By the late eighties and nineties in Portland, grunge was thriving, but had also expanded to include alternative, riot grrrl and indie rock music.

Carrying the grunge torch for the City of Roses from 1897 to 1992, The Dharma Bums frequently had soon-to-be superstars Nirvana as an opening act for shows in town. In 1993, alternative rockers and San Francisco transplants, Everclear released their first album, World of Noise, only a year and a half before signing a three-album deal with Capitol records – a fast tracked success story that bred contempt among locals.

Along with Bikini Kill and Bratmobile, punk feminist trio Sleater Kinney was an integral part of the Northwest’s riot grrrl scene. The band formed in Olympia, WA before settling in Portland. Lead guitarist Carrie Brownstein would later become co-star of the hit TV show, Portlandia.

Perhaps one of the most influential indie artists to grace the Portland music scene was Elliott Smith.

Growing up between Nebraska and Texas, Smith moved to Portland in 1992 with his college-formed rock band Heatmiser. The singer-songwriter and multi-instrumentalist began his solo career in 1994, being quickly singled out for his quiet, sensitive songs and whispery vocals.

In his 12-year career Smith released albums on Cavity Search, Kill Rock Stars and DreamWorks Records. His songs were featured on the soundtrack to the major motion picture Good Will Hunting, which the track “Miss Misery” getting Smith nominated for Best Original Song at the 1998 Academy Awards. Tragically, Smith suffered from alcoholism, drug dependency and severe depression and his life was cut short when he allegedly committed suicide by stabbing himself twice in the chest, lacerating his heart. He was 34.

Over the past decade and a half, so many nationally acclaimed indie rock outfits have been born out of Portland that the city could well be regarded as that scene’s capital city.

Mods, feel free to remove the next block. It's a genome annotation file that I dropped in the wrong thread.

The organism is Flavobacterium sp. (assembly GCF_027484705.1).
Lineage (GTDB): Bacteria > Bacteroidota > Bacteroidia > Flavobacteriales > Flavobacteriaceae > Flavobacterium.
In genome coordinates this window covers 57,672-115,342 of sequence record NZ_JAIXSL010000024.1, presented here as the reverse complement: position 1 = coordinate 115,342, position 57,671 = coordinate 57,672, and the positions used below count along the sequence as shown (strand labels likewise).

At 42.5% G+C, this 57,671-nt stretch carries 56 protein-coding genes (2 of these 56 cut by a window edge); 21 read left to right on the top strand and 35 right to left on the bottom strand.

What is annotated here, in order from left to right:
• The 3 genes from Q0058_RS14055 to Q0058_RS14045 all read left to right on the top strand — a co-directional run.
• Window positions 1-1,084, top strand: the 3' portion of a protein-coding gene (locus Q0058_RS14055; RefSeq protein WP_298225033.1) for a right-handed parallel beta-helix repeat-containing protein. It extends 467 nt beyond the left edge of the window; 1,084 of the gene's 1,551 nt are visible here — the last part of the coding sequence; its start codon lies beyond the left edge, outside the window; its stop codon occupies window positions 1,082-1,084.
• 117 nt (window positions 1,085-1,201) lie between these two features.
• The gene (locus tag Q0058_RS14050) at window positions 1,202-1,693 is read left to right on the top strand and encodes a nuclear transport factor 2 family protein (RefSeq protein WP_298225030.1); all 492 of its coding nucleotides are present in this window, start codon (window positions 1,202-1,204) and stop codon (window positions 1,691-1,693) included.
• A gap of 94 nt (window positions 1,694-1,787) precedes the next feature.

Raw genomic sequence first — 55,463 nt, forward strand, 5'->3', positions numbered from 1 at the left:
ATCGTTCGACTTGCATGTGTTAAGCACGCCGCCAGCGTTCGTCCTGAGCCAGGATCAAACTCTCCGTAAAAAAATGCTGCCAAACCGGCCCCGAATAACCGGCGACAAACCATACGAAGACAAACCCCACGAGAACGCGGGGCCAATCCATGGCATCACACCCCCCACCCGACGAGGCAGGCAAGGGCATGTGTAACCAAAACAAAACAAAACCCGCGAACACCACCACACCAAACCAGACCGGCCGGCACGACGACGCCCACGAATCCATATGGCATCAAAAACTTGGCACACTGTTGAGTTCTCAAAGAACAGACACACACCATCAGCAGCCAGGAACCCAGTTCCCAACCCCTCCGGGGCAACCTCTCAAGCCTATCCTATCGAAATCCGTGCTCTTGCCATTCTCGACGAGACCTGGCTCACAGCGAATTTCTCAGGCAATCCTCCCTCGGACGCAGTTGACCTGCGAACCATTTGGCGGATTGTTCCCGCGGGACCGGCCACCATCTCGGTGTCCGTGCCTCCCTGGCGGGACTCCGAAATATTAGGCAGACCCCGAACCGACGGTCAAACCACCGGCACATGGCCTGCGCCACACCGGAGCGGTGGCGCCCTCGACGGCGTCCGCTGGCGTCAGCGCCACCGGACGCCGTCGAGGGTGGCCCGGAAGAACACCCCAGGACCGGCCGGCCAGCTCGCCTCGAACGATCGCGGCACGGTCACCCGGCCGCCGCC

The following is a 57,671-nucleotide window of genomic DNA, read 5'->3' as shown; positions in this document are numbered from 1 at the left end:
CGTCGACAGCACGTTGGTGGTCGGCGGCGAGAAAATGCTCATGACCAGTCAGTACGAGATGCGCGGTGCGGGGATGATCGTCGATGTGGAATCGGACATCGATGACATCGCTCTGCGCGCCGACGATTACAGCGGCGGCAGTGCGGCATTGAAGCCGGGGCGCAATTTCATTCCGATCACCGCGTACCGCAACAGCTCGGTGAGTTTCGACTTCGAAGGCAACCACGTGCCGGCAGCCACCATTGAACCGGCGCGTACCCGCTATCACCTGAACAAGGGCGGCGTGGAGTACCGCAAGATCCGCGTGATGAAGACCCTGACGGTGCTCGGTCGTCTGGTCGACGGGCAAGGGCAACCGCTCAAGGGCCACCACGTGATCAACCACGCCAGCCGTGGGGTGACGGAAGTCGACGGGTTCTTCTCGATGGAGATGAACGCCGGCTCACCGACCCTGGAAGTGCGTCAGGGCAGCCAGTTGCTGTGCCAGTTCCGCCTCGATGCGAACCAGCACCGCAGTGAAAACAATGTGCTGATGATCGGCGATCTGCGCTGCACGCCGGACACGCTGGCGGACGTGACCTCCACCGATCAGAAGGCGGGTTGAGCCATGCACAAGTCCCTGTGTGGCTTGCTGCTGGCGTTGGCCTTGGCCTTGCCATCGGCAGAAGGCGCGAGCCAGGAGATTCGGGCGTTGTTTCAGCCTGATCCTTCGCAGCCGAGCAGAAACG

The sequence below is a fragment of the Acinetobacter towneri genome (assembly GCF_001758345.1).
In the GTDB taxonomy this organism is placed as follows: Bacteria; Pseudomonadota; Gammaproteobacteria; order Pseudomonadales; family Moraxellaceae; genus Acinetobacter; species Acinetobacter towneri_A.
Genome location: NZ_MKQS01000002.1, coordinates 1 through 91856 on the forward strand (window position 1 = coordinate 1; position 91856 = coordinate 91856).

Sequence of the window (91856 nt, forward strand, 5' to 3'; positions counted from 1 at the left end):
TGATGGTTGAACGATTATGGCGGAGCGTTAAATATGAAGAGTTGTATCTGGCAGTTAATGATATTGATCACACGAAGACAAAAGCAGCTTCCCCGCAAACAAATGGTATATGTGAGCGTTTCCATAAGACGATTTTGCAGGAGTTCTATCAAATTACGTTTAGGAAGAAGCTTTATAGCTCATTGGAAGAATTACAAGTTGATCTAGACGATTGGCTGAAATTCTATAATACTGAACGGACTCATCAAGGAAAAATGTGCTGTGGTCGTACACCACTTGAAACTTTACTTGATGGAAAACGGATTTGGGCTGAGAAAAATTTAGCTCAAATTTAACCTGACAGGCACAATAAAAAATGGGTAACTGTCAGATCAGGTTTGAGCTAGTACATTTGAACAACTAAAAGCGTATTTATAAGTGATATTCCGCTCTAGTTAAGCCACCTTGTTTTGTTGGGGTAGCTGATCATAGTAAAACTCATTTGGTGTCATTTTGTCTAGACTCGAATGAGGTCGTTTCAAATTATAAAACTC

Major indie acts to come from Portland include The Decemberists, M. Ward, Dandy Warhols, The Helio Sequence, Menomema, Yacht, and Blitzen Trapper, to name a few. Recent years have also brought a wave of other nationally acclaimed indie, pop and experimental artists intentionally relocating to Portland, including Modest Mouse, Portugal. The Man, The Shins, Spoon’s Britt Daniel, and Pavement’s Stephen Malkmus.

With the current, overflowing roster of major indie acts as well as the massive and ever-growing arsenal of amazing up-and-coming acts, it is no wonder that Portland has become one of the indie rock’s most proud and prolific producer, with poise to continue that proud legacy in the foreseeable future.

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Travis Leipzig is a Portland native and has been actively involved in the local music scene for over a decade. He is the editor in chief for The Deli Portland Magazine, as well as a staff writer for Eleven PDX Magazine. Travis plays the bass guitar and sings backing vocals for local experimental indie/psych bands Aan and The We Shared Milk. When not engulfed in music, he spends his time snowboarding on Mt. Hood, or skateboarding in Oregon’s various world-renowned skate parks.